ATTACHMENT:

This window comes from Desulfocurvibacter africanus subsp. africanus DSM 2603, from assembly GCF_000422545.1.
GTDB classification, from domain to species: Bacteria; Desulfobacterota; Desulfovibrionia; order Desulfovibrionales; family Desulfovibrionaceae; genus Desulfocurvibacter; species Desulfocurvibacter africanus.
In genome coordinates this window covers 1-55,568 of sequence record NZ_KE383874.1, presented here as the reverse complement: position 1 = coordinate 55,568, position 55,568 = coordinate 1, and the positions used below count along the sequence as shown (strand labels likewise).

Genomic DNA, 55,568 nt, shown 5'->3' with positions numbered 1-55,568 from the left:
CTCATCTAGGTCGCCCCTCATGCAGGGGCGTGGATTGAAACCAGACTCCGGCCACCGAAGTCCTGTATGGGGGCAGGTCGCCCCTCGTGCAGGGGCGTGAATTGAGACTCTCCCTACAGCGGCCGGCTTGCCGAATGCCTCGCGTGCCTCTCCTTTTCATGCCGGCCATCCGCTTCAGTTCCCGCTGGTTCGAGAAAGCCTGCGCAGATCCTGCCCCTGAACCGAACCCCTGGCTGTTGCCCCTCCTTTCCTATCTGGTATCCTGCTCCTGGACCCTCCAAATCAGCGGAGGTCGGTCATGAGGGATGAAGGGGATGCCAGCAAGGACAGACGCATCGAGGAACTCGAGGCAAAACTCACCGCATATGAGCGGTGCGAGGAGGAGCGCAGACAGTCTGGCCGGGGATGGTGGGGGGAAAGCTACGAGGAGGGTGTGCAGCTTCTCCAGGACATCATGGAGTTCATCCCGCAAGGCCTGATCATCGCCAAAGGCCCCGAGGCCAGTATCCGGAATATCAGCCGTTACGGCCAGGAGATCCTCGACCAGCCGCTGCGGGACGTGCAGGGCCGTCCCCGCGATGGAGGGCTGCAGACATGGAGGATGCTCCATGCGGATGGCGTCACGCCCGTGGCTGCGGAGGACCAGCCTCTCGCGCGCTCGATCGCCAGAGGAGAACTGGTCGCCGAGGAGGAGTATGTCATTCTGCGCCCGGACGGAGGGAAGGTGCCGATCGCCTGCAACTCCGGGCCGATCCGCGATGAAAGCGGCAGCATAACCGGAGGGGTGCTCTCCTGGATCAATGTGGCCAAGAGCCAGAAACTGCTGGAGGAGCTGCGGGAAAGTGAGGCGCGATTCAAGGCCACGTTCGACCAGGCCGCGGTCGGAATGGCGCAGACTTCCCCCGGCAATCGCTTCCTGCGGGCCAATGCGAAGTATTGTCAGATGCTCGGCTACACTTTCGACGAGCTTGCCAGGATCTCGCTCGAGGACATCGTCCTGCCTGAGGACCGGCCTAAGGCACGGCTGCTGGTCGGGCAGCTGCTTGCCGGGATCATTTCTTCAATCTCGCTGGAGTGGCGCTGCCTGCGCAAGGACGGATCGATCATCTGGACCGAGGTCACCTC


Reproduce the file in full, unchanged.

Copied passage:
This window comes from Desulfocurvibacter africanus subsp. africanus DSM 2603, from assembly GCF_000422545.1.
GTDB classification, from domain to species: Bacteria; Desulfobacterota; Desulfovibrionia; order Desulfovibrionales; family Desulfovibrionaceae; genus Desulfocurvibacter; species Desulfocurvibacter africanus.
In genome coordinates this window covers 1-55,568 of sequence record NZ_KE383874.1, presented here as the reverse complement: position 1 = coordinate 55,568, position 55,568 = coordinate 1, and the positions used below count along the sequence as shown (strand labels likewise).

Genomic DNA, 55,568 nt, shown 5'->3' with positions numbered 1-55,568 from the left:
CTCATCTAGGTCGCCCCTCATGCAGGGGCGTGGATTGAAACCAGACTCCGGCCACCGAAGTCCTGTATGGGGGCAGGTCGCCCCTCGTGCAGGGGCGTGAATTGAGACTCTCCCTACAGCGGCCGGCTTGCCGAATGCCTCGCGTGCCTCTCCTTTTCATGCCGGCCATCCGCTTCAGTTCCCGCTGGTTCGAGAAAGCCTGCGCAGATCCTGCCCCTGAACCGAACCCCTGGCTGTTGCCCCTCCTTTCCTATCTGGTATCCTGCTCCTGGACCCTCCAAATCAGCGGAGGTCGGTCATGAGGGATGAAGGGGATGCCAGCAAGGACAGACGCATCGAGGAACTCGAGGCAAAACTCACCGCATATGAGCGGTGCGAGGAGGAGCGCAGACAGTCTGGCCGGGGATGGTGGGGGGAAAGCTACGAGGAGGGTGTGCAGCTTCTCCAGGACATCATGGAGTTCATCCCGCAAGGCCTGATCATCGCCAAAGGCCCCGAGGCCAGTATCCGGAATATCAGCCGTTACGGCCAGGAGATCCTCGACCAGCCGCTGCGGGACGTGCAGGGCCGTCCCCGCGATGGAGGGCTGCAGACATGGAGGATGCTCCATGCGGATGGCGTCACGCCCGTGGCTGCGGAGGACCAGCCTCTCGCGCGCTCGATCGCCAGAGGAGAACTGGTCGCCGAGGAGGAGTATGTCATTCTGCGCCCGGACGGAGGGAAGGTGCCGATCGCCTGCAACTCCGGGCCGATCCGCGATGAAAGCGGCAGCATAACCGGAGGGGTGCTCTCCTGGATCAATGTGGCCAAGAGCCAGAAACTGCTGGAGGAGCTGCGGGAAAGTGAGGCGCGATTCAAGGCCACGTTCGACCAGGCCGCGGTCGGAATGGCGCAGACTTCCCCCGGCAATCGCTTCCTGCGGGCCAATGCGAAGTATTGTCAGATGCTCGGCTACACTTTCGACGAGCTTGCCAGGATCTCGCTCGAGGACATCGTCCTGCCTGAGGACCGGCCTAAGGCACGGCTGCTGGTCGGGCAGCTGCTTGCCGGGATCATTTCTTCAATCTCGCTGGAGTGGCGCTGCCTGCGCAAGGACGGATCGATCATCTGGACCGAGGTCACCTC